ing methods which I believe can broaden student
awareness of the importance of, and skills required in,
effective human interactions. The methods can also
bring the typical open-ended, incompletely defined in-
dustrial problem scope into the classroom and, there-
fore, can accelerate the industrialization process and
create faster starting, more marketable graduates.

EXTRACURRICULAR ACTIVITIES
Each year, student professional organizations and
senior seminars generally invite a few engineers from
industry to present an industrial technical project. A
speaker's reinforcement that academic skills are used
in industry can inspire students to view classes with
a more serious attitude. I would suggest that such
speakers have at least five years of industrial experi-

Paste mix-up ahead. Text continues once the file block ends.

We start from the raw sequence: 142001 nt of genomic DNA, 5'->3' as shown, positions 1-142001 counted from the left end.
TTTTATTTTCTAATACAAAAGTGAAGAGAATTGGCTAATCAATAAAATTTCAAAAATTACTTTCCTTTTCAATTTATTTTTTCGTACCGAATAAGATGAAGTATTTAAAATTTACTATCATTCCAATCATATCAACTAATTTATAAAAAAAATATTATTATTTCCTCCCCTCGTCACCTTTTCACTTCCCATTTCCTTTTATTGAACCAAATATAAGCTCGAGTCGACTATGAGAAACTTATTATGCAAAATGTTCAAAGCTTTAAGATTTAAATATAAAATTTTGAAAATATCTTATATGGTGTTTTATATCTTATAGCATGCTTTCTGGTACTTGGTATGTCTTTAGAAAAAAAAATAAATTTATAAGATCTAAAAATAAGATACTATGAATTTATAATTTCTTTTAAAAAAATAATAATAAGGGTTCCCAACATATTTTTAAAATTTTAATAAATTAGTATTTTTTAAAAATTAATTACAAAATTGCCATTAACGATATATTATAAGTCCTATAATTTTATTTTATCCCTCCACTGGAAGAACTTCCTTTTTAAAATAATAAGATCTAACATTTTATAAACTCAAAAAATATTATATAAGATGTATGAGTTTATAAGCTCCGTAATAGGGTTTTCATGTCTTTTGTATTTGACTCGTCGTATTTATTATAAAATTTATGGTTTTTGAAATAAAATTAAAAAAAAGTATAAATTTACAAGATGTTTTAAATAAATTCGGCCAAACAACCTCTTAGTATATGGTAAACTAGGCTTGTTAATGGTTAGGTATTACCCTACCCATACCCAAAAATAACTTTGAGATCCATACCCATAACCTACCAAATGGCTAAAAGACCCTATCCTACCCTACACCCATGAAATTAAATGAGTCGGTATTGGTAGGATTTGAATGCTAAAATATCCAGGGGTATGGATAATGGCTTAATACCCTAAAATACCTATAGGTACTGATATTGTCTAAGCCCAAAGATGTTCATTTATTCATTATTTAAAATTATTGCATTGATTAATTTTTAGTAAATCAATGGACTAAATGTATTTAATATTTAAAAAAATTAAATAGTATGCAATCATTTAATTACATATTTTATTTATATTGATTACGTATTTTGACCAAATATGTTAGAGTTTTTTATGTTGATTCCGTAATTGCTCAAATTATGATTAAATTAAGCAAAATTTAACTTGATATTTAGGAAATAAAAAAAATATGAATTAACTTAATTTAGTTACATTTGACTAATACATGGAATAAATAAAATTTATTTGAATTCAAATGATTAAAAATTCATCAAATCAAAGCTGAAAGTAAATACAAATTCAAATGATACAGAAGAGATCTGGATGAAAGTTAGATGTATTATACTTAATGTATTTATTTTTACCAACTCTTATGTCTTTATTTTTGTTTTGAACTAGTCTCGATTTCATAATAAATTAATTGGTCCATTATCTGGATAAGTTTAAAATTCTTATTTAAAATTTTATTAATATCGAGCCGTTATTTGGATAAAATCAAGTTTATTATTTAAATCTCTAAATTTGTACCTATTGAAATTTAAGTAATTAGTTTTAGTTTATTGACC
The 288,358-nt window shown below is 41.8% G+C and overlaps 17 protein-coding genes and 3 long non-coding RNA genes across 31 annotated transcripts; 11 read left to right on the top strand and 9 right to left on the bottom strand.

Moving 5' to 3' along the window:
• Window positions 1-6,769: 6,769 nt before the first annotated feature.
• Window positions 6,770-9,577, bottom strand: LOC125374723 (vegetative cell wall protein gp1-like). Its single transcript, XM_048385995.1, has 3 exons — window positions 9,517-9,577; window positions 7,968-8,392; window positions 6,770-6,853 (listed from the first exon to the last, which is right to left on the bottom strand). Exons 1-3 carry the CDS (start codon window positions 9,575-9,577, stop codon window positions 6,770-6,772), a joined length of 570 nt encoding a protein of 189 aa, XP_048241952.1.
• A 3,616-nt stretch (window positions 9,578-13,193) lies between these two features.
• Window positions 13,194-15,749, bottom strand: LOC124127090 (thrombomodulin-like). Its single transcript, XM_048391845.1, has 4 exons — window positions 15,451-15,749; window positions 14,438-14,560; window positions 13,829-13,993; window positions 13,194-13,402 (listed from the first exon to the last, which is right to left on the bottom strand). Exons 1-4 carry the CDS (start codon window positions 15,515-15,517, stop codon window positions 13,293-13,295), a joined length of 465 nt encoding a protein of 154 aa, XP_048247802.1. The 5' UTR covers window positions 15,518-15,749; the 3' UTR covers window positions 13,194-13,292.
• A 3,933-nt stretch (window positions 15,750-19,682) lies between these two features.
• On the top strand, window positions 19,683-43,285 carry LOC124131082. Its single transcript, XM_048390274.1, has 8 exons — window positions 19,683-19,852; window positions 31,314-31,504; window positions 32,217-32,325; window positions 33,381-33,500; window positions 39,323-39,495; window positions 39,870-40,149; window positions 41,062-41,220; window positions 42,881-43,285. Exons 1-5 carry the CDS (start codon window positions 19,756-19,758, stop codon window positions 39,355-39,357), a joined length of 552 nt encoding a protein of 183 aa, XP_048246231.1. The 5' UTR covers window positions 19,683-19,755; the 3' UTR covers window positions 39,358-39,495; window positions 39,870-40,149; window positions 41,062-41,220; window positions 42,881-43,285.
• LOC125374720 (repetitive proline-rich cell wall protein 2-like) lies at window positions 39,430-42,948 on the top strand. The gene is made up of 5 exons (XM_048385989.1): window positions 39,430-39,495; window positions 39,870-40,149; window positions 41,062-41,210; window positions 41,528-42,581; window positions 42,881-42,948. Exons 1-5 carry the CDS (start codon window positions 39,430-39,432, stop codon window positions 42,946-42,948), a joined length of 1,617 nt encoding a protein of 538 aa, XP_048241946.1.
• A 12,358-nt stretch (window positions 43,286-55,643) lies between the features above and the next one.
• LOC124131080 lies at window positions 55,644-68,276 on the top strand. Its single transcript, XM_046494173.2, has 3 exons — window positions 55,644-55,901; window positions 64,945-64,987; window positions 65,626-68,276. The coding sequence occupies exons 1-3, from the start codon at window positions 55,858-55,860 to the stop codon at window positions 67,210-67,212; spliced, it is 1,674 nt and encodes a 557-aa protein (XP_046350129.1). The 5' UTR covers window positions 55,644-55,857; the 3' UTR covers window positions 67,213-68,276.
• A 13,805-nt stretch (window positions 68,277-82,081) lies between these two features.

ence and that they be asked to address the non-techni-
cal aspects of industrial projects as well as the techni-
cal aspects. Further, I would suggest that technical
managers be invited to discuss requirements from
their perspective of personal effectiveness. Such tes-
timony could enhance the awareness of the business
world, develop a student's perceptiveness for the
extra-technical demands of employment, and perhaps
accelerate the industrialization process.
Student organization activities also provide an op-
portunity for students to make-things-happen. Stu-
dent leaders plan, work through details, interface
with the university, relate to people, and take owner-
ship of the project in order to move a conceptual idea
to a happening. These experiences are important to
their professional preparation, and a department's ef-
forts to support such activities should be viewed as
important to their service responsibility.
Co-op and summer technical employment can be
an excellent awakening for previously book-bound
people, and departments should work with industry
to encourage these real-life experiences. Whether the
job is that of a technician, or an operator, or at an
� Copyright ChE Division ASEE 1987


CHEMICAL ENGINEERING EDUCATION